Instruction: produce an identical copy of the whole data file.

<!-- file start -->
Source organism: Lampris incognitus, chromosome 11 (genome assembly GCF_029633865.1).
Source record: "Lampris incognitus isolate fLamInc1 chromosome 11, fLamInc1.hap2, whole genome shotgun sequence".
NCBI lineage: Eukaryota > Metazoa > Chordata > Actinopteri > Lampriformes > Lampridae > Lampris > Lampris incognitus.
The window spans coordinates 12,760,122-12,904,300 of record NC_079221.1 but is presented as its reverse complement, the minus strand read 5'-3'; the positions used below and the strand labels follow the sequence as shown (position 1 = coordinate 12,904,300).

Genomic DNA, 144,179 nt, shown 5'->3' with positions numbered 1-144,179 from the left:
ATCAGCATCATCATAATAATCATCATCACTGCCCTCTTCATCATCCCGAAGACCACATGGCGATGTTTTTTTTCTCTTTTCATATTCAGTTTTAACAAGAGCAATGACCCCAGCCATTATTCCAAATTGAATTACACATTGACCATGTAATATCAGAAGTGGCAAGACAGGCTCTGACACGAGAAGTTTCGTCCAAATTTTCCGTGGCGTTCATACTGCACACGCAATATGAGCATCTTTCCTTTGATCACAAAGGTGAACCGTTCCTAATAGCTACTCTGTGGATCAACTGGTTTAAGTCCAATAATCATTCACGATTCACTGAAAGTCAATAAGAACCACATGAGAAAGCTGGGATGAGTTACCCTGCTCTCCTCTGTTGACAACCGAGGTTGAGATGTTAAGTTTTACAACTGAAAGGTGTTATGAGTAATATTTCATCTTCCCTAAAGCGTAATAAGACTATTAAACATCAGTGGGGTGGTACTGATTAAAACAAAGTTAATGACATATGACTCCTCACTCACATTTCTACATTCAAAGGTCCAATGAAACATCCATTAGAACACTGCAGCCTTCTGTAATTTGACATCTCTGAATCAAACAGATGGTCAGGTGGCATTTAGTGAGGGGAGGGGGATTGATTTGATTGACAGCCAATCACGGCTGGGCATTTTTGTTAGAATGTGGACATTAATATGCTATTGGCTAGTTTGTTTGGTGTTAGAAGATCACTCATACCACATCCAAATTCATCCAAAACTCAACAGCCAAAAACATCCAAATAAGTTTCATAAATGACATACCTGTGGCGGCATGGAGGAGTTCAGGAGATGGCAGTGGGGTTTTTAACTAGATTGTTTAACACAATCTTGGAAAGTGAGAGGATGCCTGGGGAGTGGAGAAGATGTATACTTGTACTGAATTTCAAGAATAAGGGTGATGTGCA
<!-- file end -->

Source organism: Lampris incognitus, chromosome 11 (genome assembly GCF_029633865.1).
Source record: "Lampris incognitus isolate fLamInc1 chromosome 11, fLamInc1.hap2, whole genome shotgun sequence".
NCBI lineage: Eukaryota > Metazoa > Chordata > Actinopteri > Lampriformes > Lampridae > Lampris > Lampris incognitus.
The window spans coordinates 12,760,122-12,904,300 of record NC_079221.1 but is presented as its reverse complement, the minus strand read 5'-3'; the positions used below and the strand labels follow the sequence as shown (position 1 = coordinate 12,904,300).

Genomic DNA, 144,179 nt, shown 5'->3' with positions numbered 1-144,179 from the left:
ATCAGCATCATCATAATAATCATCATCACTGCCCTCTTCATCATCCCGAAGACCACATGGCGATGTTTTTTTTCTCTTTTCATATTCAGTTTTAACAAGAGCAATGACCCCAGCCATTATTCCAAATTGAATTACACATTGACCATGTAATATCAGAAGTGGCAAGACAGGCTCTGACACGAGAAGTTTCGTCCAAATTTTCCGTGGCGTTCATACTGCACACGCAATATGAGCATCTTTCCTTTGATCACAAAGGTGAACCGTTCCTAATAGCTACTCTGTGGATCAACTGGTTTAAGTCCAATAATCATTCACGATTCACTGAAAGTCAATAAGAACCACATGAGAAAGCTGGGATGAGTTACCCTGCTCTCCTCTGTTGACAACCGAGGTTGAGATGTTAAGTTTTACAACTGAAAGGTGTTATGAGTAATATTTCATCTTCCCTAAAGCGTAATAAGACTATTAAACATCAGTGGGGTGGTACTGATTAAAACAAAGTTAATGACATATGACTCCTCACTCACATTTCTACATTCAAAGGTCCAATGAAACATCCATTAGAACACTGCAGCCTTCTGTAATTTGACATCTCTGAATCAAACAGATGGTCAGGTGGCATTTAGTGAGGGGAGGGGGATTGATTTGATTGACAGCCAATCACGGCTGGGCATTTTTGTTAGAATGTGGACATTAATATGCTATTGGCTAGTTTGTTTGGTGTTAGAAGATCACTCATACCACATCCAAATTCATCCAAAACTCAACAGCCAAAAACATCCAAATAAGTTTCATAAATGACATACCTGTGGCGGCATGGAGGAGTTCAGGAGATGGCAGTGGGGTTTTTAACTAGATTGTTTAACACAATCTTGGAAAGTGAGAGGATGCCTGGGGAGTGGAGAAGATGTATACTTGTACTGAATTTCAAGAATAAGGGTGATGTGCA